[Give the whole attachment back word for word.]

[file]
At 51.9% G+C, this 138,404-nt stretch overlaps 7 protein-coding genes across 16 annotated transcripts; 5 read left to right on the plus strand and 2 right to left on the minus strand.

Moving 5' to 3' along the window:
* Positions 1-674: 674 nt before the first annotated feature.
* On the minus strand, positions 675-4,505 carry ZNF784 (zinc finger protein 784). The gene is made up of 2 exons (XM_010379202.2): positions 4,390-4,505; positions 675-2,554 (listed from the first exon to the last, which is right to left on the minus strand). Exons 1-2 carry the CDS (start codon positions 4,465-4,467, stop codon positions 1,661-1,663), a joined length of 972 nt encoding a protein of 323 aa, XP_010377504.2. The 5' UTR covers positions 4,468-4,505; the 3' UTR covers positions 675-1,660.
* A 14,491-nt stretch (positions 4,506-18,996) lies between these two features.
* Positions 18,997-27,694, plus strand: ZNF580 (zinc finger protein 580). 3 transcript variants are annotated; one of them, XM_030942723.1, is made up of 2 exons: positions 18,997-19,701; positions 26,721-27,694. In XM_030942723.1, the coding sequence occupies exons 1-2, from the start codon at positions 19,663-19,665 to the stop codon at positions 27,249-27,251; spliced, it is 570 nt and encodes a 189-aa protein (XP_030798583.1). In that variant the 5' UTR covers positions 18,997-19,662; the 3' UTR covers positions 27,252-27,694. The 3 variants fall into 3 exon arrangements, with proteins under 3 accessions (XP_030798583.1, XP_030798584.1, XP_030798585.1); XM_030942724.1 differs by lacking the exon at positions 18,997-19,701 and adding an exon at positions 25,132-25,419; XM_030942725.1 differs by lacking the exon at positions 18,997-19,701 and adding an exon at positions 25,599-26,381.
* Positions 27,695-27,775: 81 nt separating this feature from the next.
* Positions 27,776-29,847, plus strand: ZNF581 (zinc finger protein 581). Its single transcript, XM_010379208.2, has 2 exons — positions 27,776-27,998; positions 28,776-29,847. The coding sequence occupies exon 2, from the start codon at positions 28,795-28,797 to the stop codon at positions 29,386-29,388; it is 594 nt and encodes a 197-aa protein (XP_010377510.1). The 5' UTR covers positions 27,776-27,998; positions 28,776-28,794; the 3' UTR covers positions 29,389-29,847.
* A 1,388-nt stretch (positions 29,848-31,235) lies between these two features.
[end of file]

At 51.9% G+C, this 138,404-nt stretch overlaps 7 protein-coding genes across 16 annotated transcripts; 5 read left to right on the plus strand and 2 right to left on the minus strand.

Moving 5' to 3' along the window:
* Positions 1-674: 674 nt before the first annotated feature.
* On the minus strand, positions 675-4,505 carry ZNF784 (zinc finger protein 784). The gene is made up of 2 exons (XM_010379202.2): positions 4,390-4,505; positions 675-2,554 (listed from the first exon to the last, which is right to left on the minus strand). Exons 1-2 carry the CDS (start codon positions 4,465-4,467, stop codon positions 1,661-1,663), a joined length of 972 nt encoding a protein of 323 aa, XP_010377504.2. The 5' UTR covers positions 4,468-4,505; the 3' UTR covers positions 675-1,660.
* A 14,491-nt stretch (positions 4,506-18,996) lies between these two features.
* Positions 18,997-27,694, plus strand: ZNF580 (zinc finger protein 580). 3 transcript variants are annotated; one of them, XM_030942723.1, is made up of 2 exons: positions 18,997-19,701; positions 26,721-27,694. In XM_030942723.1, the coding sequence occupies exons 1-2, from the start codon at positions 19,663-19,665 to the stop codon at positions 27,249-27,251; spliced, it is 570 nt and encodes a 189-aa protein (XP_030798583.1). In that variant the 5' UTR covers positions 18,997-19,662; the 3' UTR covers positions 27,252-27,694. The 3 variants fall into 3 exon arrangements, with proteins under 3 accessions (XP_030798583.1, XP_030798584.1, XP_030798585.1); XM_030942724.1 differs by lacking the exon at positions 18,997-19,701 and adding an exon at positions 25,132-25,419; XM_030942725.1 differs by lacking the exon at positions 18,997-19,701 and adding an exon at positions 25,599-26,381.
* Positions 27,695-27,775: 81 nt separating this feature from the next.
* Positions 27,776-29,847, plus strand: ZNF581 (zinc finger protein 581). Its single transcript, XM_010379208.2, has 2 exons — positions 27,776-27,998; positions 28,776-29,847. The coding sequence occupies exon 2, from the start codon at positions 28,795-28,797 to the stop codon at positions 29,386-29,388; it is 594 nt and encodes a 197-aa protein (XP_010377510.1). The 5' UTR covers positions 27,776-27,998; positions 28,776-28,794; the 3' UTR covers positions 29,389-29,847.
* A 1,388-nt stretch (positions 29,848-31,235) lies between these two features.